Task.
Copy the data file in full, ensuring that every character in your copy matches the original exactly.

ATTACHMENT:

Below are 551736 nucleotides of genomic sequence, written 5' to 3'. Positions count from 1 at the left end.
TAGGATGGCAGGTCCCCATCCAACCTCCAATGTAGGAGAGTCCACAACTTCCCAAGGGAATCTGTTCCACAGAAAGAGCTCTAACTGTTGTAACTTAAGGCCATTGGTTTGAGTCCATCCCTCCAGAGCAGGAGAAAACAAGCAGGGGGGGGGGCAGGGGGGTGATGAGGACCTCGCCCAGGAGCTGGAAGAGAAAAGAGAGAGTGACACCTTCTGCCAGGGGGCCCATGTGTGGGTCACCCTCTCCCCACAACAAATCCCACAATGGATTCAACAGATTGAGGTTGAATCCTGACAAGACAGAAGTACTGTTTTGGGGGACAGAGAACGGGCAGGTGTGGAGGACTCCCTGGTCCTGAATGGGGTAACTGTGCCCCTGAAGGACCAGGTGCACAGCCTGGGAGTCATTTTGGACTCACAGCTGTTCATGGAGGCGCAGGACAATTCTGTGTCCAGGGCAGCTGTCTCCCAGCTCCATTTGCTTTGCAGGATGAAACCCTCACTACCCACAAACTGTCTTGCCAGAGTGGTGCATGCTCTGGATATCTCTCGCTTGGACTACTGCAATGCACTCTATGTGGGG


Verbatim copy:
Below are 551736 nucleotides of genomic sequence, written 5' to 3'. Positions count from 1 at the left end.
TAGGATGGCAGGTCCCCATCCAACCTCCAATGTAGGAGAGTCCACAACTTCCCAAGGGAATCTGTTCCACAGAAAGAGCTCTAACTGTTGTAACTTAAGGCCATTGGTTTGAGTCCATCCCTCCAGAGCAGGAGAAAACAAGCAGGGGGGGGGGCAGGGGGGTGATGAGGACCTCGCCCAGGAGCTGGAAGAGAAAAGAGAGAGTGACACCTTCTGCCAGGGGGCCCATGTGTGGGTCACCCTCTCCCCACAACAAATCCCACAATGGATTCAACAGATTGAGGTTGAATCCTGACAAGACAGAAGTACTGTTTTGGGGGACAGAGAACGGGCAGGTGTGGAGGACTCCCTGGTCCTGAATGGGGTAACTGTGCCCCTGAAGGACCAGGTGCACAGCCTGGGAGTCATTTTGGACTCACAGCTGTTCATGGAGGCGCAGGACAATTCTGTGTCCAGGGCAGCTGTCTCCCAGCTCCATTTGCTTTGCAGGATGAAACCCTCACTACCCACAAACTGTCTTGCCAGAGTGGTGCATGCTCTGGATATCTCTCGCTTGGACTACTGCAATGCACTCTATGTGGGG